2016 Assen Saturday Round Up: Weather Again, Hard Wets, and Why Timing Matters

In the previous 85 editions of the Dutch TT at Assen, we have seen some pretty spectacular Saturdays. In the 86th edition, with the race moved to Sunday, Saturday lived up to the expectations raised by the previous 85. It was a wild and weird day, both morning and afternoon, with the weather being the main protagonist once again. There were crashes, fast dry laps, fast wet laps, and some smart strategy in the chase for pole. It was a good day indeed.

With Friday's heat having dissipated, the MotoGP riders faced a fresh set of challenges. Overnight rain and light clouds meant track temperatures were much cooler. That meant that the medium front tire was suddenly a much more tricky proposition, catching a number of riders out. Jorge Lorenzo fell at the Ruskenhoek after the front tire let go, while Marc Márquez made one of the most remarkable saves of recent years, after locking the front completely braking for Turn 1.

What happened? It's hard to tell from the video (online at the MotoGP.com website, or via the MotoGP Twitter feed), but afterwards, Márquez explained that the front locked without warning. "From the first point of the brake, the front wheel locked, and then I released the brakes and it was a big moment," the Repsol Honda rider said.

It would scare me too

The ripples on the way into Turn 1 could have been a factor, he said. "One of the problems that we have this year is that the front always feels a little bit light. And it’s true that at that point it is a little bit bumpy and the front is a little bit light, at full gas in fifth gear. It looks like on the data when I first touch the front brake the front wheel was not exactly on the ground. So then I have this big problem." It had affected his confidence for a while afterwards, Márquez said.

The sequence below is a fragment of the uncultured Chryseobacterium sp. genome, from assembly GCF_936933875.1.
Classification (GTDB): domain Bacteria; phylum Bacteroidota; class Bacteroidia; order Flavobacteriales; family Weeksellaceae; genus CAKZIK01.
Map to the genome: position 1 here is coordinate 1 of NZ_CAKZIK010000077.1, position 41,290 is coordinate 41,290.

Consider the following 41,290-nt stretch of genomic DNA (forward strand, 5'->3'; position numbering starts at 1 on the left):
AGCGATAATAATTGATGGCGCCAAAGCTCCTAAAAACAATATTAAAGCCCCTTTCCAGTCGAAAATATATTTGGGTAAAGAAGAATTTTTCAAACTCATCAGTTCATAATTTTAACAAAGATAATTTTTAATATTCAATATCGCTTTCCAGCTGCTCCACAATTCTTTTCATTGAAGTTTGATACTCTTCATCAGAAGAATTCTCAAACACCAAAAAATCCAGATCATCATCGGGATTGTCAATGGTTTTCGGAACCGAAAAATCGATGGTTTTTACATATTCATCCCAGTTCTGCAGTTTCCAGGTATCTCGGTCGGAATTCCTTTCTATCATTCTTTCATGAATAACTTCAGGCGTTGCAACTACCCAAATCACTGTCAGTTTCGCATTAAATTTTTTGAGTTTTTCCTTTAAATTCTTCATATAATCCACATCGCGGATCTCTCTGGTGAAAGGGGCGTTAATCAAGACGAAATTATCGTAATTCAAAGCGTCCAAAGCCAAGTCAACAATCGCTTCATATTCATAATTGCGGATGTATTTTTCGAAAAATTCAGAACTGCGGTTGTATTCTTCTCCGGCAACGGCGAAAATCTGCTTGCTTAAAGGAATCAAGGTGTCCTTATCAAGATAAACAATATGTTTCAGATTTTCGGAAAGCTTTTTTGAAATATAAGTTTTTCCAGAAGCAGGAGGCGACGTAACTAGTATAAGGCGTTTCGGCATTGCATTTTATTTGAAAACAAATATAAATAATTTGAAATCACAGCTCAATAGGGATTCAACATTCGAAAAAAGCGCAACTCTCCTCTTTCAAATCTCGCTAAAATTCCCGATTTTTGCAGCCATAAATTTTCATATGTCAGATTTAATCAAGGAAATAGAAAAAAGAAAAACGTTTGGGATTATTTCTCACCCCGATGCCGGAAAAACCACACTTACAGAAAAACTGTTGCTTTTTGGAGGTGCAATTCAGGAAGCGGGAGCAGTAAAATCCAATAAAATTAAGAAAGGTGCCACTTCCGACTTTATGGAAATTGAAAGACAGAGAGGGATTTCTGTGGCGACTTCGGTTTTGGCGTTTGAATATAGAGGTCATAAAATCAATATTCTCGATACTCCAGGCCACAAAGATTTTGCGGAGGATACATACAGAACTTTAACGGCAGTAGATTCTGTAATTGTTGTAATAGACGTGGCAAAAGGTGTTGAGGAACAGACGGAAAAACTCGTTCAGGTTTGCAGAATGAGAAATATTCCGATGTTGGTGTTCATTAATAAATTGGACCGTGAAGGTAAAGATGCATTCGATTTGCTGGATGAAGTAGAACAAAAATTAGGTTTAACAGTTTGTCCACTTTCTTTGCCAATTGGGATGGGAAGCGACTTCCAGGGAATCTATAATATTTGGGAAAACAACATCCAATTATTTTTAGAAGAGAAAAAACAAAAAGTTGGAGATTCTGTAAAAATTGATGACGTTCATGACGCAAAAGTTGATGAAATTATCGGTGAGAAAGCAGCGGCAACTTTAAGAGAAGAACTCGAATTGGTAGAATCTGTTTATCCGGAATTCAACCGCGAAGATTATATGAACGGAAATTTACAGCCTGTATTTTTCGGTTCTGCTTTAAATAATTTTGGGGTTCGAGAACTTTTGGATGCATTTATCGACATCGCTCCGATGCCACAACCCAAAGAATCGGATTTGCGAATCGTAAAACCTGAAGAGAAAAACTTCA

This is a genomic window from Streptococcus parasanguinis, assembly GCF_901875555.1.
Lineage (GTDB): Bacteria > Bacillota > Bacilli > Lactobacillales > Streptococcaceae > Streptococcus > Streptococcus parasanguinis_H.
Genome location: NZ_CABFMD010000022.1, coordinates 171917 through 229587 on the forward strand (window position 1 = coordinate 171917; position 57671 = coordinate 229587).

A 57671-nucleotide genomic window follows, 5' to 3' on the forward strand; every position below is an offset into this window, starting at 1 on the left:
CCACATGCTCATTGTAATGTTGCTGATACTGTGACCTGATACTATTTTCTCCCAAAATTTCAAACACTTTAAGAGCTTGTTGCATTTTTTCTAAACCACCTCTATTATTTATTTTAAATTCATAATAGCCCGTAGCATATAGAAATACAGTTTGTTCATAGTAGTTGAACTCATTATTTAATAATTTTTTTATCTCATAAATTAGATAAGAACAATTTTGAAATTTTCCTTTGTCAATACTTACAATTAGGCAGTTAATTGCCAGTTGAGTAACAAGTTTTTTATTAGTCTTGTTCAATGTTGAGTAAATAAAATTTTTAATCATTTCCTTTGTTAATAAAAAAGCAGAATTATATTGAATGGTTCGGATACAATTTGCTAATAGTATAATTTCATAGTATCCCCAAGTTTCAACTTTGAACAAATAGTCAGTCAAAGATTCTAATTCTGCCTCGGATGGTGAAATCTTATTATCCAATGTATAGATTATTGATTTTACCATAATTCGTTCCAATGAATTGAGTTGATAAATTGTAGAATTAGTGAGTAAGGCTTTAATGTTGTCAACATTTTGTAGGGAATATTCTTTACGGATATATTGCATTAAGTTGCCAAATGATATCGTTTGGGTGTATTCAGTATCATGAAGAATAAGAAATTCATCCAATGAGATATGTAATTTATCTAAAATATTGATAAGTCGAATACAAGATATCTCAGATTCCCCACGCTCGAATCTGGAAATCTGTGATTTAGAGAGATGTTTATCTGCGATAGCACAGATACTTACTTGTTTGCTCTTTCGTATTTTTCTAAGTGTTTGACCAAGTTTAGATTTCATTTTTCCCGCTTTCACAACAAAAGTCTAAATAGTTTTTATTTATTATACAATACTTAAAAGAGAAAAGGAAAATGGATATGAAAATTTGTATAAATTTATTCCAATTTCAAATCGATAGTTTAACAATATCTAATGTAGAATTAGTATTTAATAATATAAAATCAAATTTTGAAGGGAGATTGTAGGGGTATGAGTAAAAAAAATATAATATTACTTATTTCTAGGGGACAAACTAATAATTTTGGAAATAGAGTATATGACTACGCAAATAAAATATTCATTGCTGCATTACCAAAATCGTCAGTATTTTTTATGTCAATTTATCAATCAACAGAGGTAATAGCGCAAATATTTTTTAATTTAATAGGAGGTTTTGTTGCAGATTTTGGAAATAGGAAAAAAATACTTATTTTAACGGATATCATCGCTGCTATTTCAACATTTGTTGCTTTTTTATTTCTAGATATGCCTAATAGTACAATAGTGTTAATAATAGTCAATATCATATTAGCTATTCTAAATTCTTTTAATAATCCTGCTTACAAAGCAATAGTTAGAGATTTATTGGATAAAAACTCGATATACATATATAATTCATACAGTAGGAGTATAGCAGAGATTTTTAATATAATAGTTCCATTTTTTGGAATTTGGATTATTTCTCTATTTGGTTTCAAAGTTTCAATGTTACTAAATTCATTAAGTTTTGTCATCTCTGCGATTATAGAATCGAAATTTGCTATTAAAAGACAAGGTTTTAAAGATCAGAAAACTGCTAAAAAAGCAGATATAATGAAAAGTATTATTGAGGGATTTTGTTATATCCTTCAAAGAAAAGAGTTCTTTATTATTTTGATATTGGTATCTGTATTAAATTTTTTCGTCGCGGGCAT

From being cool and dry in the morning, the weather turned cool and wet in the afternoon, throwing a spanner in the works for qualifying for Moto2 and Moto3, and for both FP4 and qualifying for MotoGP. The lack of feel from the Michelin slick in the morning was a harbinger of what was to come in the afternoon.

Dry tires fixed, now it's the turn of the wets

While the French tire maker has solved most of the problems with their front slick tires, the MotoGP riders have not had a great deal of time on the wets, and Assen immediately exposed a problem. The rear wet has fantastic grip, while the front compound Michelin has brought is too hard. "You can do 100 laps on a tire," Stefan Bradl complained. Cal Crutchlow agreed with that assessment. "It’s probably too hard," he said. "It seems that me, Marc, and Dani all crashed on the right hand side, with no heat in the tire. I crashed on my first lap of FP4. I thought it was just me and then I saw Dani crash, and then I saw him have another moment in Qualifying 2, at exactly the same place. We can’t brake enough to generate the heat in the tire to get us around the corner, so we got caught out. All three of us."

Strong grip at the rear and limited grip at the front meant the rear is overpowering the front and causing it to wash out. This caused a litany of crashes, first in FP4, and then especially in qualifying, which took place on a track where the first hint of a dry line was starting to appear. Maverick Viñales went down on his out lap, losing the front at the Strubben hairpin.

Ride it like you stole it

Marc Márquez suffered a similar fate at the Stekkenwal, but his misfortune was that crashing there put him on the outside of the track, and a long way away from the pits. With 9:20 left in the session, Márquez needed to find the fastest way back to the Repsol Honda garage to get out and set a qualifying lap. His solution was simple, yet elegant: he spotted the scooter being used by a photographer to move round the service road on the outside of the track, and he stole it.